But there was a hopeful sign from the Supreme Court in 2010. In United Student Aid Funds, Inc. v. Espinosa,9 discussed in detail below,10 a unanimous Supreme Court forcefully affirmed that a creditor with adequate notice cannot collaterally attack a confirmation order in a Chapter 13 case—even if there were legal and procedural errors in the bankruptcy court. Prior to Espinosa, the uncertainty that resulted from judicial limitations on the effects of confirmation under § 1327 increased the cost of Chapter 13 for debtors and creditors and distorted the natural selection of chapters by consumer bankruptcy attorneys. Over the long run, the growth and success of Chapter 13 programs depend on a plain reading of the effects of confirmation under § 1327. There is hope that Espinosa signals revival of respect for the effects of confirmation under § 1327 in Chapter 13 cases.
1 11 U.S.C. § 1141 provides in part:
(a) Except as provided in subsections (d)(2) and (d)(3) of this section, the provisions of a confirmed plan bind the debtor, any entity issuing securities under the plan, any entity acquiring property under the plan, and any creditor, equity security holder, or general partner in the debtor, whether or not the claim or interest of such creditor, equity security holder, or general partner is impaired under the plan and whether or not such creditor, equity security holder, or general partner has accepted the plan.
(b) Except as otherwise provided in the plan or the order confirming the plan, the confirmation of a plan vests all of the property of the estate in the debtor.
(c) Except as provided in subsections (d)(2) and (d)(3) of this section and except as otherwise provided in the plan or in the order confirming the plan, after confirmation of a plan, the property dealt with by the plan is free and clear of all claims and interests of creditors, equity security holders, and of general partners in the debtor.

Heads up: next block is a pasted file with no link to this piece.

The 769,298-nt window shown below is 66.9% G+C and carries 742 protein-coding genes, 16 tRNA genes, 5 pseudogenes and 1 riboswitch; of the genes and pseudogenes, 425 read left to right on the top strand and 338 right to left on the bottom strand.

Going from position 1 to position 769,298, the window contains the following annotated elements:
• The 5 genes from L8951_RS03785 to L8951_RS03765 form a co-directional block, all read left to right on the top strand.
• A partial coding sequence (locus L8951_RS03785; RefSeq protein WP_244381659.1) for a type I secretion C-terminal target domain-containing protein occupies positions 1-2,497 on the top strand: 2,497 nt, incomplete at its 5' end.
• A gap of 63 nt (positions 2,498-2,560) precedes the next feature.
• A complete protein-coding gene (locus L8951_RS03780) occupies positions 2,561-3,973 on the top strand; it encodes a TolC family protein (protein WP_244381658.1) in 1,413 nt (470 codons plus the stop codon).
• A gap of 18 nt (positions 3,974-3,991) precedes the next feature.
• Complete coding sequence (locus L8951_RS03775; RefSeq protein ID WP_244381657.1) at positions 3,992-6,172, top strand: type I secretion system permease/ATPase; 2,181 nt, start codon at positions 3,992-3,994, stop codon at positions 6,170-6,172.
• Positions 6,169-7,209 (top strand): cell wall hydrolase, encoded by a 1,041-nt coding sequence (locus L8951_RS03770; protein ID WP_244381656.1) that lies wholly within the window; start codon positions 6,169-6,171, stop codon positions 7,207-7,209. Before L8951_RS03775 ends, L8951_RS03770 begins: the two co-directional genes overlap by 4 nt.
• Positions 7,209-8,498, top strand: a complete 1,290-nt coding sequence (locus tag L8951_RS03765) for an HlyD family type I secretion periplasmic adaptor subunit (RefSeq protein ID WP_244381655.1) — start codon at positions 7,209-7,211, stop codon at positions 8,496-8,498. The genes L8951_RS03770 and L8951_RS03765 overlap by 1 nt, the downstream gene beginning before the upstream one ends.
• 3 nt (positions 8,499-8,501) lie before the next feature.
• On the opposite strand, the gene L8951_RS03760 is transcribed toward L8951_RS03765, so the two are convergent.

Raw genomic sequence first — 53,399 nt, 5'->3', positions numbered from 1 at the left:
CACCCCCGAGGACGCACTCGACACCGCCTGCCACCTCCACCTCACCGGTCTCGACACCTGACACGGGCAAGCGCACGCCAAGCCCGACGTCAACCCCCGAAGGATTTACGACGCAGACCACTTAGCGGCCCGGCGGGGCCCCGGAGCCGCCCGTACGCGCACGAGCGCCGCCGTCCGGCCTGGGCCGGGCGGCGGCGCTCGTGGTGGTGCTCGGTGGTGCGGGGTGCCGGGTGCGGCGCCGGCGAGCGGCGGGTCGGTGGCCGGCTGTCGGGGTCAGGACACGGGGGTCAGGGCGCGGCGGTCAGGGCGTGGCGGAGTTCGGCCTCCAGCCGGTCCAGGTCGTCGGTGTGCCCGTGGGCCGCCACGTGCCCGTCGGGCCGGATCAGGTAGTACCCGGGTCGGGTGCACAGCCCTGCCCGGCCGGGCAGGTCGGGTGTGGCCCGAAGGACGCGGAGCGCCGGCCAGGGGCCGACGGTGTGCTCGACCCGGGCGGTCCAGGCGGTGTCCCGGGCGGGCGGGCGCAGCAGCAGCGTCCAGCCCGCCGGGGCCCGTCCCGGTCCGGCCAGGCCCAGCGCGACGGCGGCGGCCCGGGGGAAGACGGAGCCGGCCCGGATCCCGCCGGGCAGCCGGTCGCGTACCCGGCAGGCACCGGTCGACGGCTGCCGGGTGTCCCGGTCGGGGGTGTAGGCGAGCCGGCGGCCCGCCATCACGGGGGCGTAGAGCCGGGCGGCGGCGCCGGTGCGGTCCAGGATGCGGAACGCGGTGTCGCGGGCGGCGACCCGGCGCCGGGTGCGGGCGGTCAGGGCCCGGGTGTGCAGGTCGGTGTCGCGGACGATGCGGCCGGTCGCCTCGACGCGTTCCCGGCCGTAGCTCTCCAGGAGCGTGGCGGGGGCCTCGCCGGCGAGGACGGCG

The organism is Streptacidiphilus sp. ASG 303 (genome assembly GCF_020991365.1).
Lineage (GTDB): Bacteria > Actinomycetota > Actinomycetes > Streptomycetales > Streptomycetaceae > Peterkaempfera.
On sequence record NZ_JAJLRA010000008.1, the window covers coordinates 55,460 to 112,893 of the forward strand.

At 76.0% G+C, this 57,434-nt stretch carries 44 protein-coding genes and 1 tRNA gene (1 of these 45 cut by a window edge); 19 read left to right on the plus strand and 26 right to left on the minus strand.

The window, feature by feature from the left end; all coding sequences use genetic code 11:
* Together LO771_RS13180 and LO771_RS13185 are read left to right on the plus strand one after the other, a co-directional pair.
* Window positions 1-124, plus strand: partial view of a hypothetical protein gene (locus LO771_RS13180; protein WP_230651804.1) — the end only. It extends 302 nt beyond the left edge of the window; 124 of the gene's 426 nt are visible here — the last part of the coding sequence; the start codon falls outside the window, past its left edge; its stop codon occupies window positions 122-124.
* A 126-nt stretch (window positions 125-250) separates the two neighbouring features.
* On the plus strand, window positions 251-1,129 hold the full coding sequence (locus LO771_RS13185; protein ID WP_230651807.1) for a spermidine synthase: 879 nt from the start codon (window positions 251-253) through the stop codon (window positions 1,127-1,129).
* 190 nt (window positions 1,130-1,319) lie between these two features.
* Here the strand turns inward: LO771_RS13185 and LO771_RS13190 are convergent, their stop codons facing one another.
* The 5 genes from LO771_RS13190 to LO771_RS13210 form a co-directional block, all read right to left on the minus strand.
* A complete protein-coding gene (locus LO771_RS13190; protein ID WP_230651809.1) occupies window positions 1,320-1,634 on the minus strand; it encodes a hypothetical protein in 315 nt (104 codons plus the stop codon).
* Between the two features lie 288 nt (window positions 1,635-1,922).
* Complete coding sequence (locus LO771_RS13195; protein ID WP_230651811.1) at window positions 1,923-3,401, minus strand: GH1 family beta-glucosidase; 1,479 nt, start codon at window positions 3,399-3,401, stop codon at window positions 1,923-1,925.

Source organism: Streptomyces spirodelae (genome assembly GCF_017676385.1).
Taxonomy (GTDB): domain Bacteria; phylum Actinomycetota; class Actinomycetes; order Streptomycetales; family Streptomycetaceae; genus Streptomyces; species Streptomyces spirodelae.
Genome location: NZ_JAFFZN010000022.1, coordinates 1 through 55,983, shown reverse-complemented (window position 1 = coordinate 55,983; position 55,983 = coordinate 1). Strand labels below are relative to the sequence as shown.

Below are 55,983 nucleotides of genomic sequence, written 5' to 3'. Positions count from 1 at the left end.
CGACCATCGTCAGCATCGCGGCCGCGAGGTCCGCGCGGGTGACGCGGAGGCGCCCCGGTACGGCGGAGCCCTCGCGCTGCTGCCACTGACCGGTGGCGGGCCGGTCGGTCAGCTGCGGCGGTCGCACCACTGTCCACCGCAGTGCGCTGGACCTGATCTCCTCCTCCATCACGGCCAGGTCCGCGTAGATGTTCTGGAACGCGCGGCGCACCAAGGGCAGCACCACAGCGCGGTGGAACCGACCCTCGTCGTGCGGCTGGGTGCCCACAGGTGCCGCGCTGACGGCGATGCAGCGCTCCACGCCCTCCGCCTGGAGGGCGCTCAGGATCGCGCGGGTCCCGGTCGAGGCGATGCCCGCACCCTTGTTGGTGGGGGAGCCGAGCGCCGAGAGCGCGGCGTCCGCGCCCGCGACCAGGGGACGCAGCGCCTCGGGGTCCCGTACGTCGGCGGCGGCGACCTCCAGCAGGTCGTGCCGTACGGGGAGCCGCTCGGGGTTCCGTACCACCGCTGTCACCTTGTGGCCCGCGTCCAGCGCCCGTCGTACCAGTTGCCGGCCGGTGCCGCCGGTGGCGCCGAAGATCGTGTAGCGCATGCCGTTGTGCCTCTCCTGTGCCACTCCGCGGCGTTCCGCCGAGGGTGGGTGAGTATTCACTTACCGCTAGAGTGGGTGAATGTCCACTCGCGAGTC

2 See § 229.1 [ 11 U.S.C. § 1327(a): Binding Effect on Creditors and Debtors ] § 120.2 11 U.S.C. § 1327(a): Binding Effect on Creditors and Debtors.
3 See § 230.1 [ 11 U.S.C. § 1327(b): Vesting Effect on Property of Estate ] § 120.3 11 U.S.C. § 1327(b): Vesting Effect on Property of Estate.
4 See § 231.1 [ 11 U.S.C. § 1327(c): Free and Clear Effect on Liens ] § 120.4 11 U.S.C. § 1327(c): Free and Clear Effect on Liens.
5 See, e.g., Stoll v. Gottlieb, 305 U.S. 165, 59 S. Ct. 134, 83 L. Ed. 2d 104 (Dec. 19, 1938) (Confirmation of plan of reorganization that released guaranty in case under § 77B of the Bankruptcy Act of 1898 had res judicata effect on state court collection action against guarantor.); In re Robert L. Helms Constr. & Dev. Co., 139 F.3d 702, 704 (9th Cir. Mar. 19, 1998) (en banc) (“A confirmed reorganization plan operates as a final judgment with res judicata effect.”).
6 See cases discussed beginning at § 120.2 11 U.S.C. § 1327(a): Binding Effect on Creditors and Debtors.
7 See discussion beginning at § 121.1 Overview.
8 11 U.S.C. §§ 1322(b)(2), 1325(a)(5). See discussion beginning at § 74.1 General Rules before BAPCPA.
9 130 S. Ct. 1367, 176 L. Ed. 2d 158 (Mar. 23, 2010), aff’g 553 F.3d 1193 (9th Cir. Dec. 10, 2008) (Kozinski, Tashima, Smith).
10 See §§ 229.1 [ 11 U.S.C. § 1327(a): Binding Effect on Creditors and Debtors ] § 120.2 11 U.S.C. § 1327(a): Binding Effect on Creditors and Debtors and 233.1 [ Notice and Due Process Considerations, Including Claims Allowance and Valuation ] § 121.2 Notice and Due Process Considerations, Including Claims Allowance and Valuation.